2014, July 28
Author: Ieva Karjakinienė
Tanning is one of the oldest crafts. People had not yet learned to sew but knew how to skin animals and cure the hides. Fur and fire would protect them from cold and biting winds. Today, fur is not just for keeping us warm – it is also a gorgeous piece of attire. I have decided to take a look at the state of tanning as it is today. When you hear words “the way of fur”, you begin imagining furs and hides being worked on with state-of-the-art machines in spacious facilities of modern companies. Turns out in reality things are not quite like that. During my visit to a tannery I was treated with sights and smells that were more befitting an 18th century French marketplace that Patrick Süskind portrayed in his novel Perfume. The workers’ apparel and the looks of the facilities were completely out of sync with the modern day. It seems as if a step across the threshold of this company takes you to a hide-working manufacture dating back to the Middle Ages. Obviously, there have been few, if any, improvements to the process over the centuries. The tanning process involves virtually no modern machines or implements. The shop is dark, dank, and foul-smelling, with vapours from the chemicals used in curing the hides and furs eating into your nose and eyes. All solutions from the containers in which the hides and furs are washed and soaked get discharged directly on the ground. Which makes the workforce have to wear rubber boots, which stand out vividly in the midst of all this context, suddenly forming a connection between this picture and the 21st century, helping you not lose the thread of reality.
In spite of the harsh working environment, watching the people here work fills you with a feeling that is very nice and warm. By contrast to the modern person, the tanners are in no hurry, carefully and thoroughly “feeling” every hair of fur they get their hands on. Not minding the stench, the dark, and the dankness, everyone works with great diligence, love, care, as if the fur they are working on were alive. Everyone is calm, relaxed, smiling and friendly. Not disgusted at all, they ladle fat, scoop out fur that has been soaked and cured. Processed that way, the fur becomes capable of providing the warmth we are used to expecting from it.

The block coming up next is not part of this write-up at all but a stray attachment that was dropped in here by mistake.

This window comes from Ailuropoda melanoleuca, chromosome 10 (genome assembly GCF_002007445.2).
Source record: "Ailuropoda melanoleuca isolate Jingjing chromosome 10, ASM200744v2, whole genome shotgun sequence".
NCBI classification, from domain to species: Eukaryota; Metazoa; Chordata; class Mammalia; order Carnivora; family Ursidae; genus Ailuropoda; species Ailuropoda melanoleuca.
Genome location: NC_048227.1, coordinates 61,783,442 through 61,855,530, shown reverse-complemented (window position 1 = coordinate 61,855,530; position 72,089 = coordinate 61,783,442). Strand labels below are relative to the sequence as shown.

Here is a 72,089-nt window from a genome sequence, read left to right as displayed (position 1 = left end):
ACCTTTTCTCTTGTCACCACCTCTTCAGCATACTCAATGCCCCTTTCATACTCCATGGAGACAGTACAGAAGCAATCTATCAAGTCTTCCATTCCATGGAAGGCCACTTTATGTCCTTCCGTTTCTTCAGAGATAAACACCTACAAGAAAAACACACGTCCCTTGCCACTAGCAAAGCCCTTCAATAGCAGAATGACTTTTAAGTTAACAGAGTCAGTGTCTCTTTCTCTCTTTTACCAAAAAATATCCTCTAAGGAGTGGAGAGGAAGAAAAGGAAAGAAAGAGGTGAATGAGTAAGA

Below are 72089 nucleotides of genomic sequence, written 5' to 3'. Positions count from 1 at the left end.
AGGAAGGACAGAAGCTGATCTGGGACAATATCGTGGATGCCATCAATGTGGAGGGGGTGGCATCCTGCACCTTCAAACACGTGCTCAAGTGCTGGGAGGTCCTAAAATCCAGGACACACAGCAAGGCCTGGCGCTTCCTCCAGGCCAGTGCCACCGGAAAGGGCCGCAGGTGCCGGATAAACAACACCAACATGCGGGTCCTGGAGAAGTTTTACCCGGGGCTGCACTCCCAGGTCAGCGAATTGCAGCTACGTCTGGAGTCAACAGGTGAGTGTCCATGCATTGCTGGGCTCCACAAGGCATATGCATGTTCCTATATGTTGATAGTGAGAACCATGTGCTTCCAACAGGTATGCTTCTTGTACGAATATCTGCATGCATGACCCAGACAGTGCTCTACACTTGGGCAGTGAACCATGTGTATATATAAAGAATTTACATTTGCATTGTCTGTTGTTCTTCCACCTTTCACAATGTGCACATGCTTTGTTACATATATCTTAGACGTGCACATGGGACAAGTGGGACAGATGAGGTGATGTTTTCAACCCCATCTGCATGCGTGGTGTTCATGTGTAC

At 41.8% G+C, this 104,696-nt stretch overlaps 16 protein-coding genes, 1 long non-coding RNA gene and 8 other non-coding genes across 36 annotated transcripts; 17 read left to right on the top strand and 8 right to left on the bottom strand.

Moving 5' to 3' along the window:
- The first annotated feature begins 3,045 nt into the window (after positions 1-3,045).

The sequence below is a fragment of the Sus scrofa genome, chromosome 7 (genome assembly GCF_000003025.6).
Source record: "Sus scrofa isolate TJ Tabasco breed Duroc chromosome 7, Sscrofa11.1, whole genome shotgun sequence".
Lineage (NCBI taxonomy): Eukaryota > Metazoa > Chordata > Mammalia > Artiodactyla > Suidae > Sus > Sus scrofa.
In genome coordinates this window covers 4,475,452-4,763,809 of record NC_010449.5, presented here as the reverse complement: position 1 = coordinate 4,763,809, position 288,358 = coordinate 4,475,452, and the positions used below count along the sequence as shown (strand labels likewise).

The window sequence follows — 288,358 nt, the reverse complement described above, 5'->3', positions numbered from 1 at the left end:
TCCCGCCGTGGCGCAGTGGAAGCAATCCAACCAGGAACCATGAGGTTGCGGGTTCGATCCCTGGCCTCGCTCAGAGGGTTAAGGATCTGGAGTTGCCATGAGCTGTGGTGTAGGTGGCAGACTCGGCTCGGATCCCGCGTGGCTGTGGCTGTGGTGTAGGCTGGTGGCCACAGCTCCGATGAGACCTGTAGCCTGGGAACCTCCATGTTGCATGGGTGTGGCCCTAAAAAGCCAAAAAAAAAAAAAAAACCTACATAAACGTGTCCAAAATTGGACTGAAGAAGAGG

A visit to a fur sewing company, and the picture changes completely, with modern facilities and lots of light. The people are different, too – composed, always in a hurry, self-contained, restrained. Every seamstress is leaning over the fur, making haste, and the atmosphere is that of a conveyor belt. Yet here, too, just like at the tannery, every stage of sewing furs is performed with a tremendous degree of accuracy. The women are making furs out of narrow strips about half-centimetre wide, which are then cut to even the length of the hairs. As you are watching this process, you can see that the seamstresses observe every hair of ready-made fur, making sure that none is longer than the rest. Sincerely pleased with fur coats impeccably made, those ladies stir a warm feeling in you.
This report aimed to instigate a doubt about the efforts of the green movement to protect and preserve animals. Its goal was simply to show that people still continue to work regardless of the hard or even unbearable working conditions. And they don’t need any large, well-lit and ventilated rooms, lounges or motivation systems that are causing a good amount of headache for the modern CEO. The people who work here simply enjoy the trade they love, spreading the warmth around…
It is up to every individual to choose to eat meat or be a vegetarian, to wear artificial or natural leather shoes, to wear man-made or natural fabrics. It is nice that more and more people say no to fur, realising they are contributing to the wellbeing of animals in doing so.
It should be noted that in any one year, the fur industry requires more than 45 million animals. Depending on the specific type of fur coat, it takes 11 lynxes, 12 wolves or coyotes, 17 foxes, 50 minks, 28 raccoons, 100 chinchillas or squirrels to make.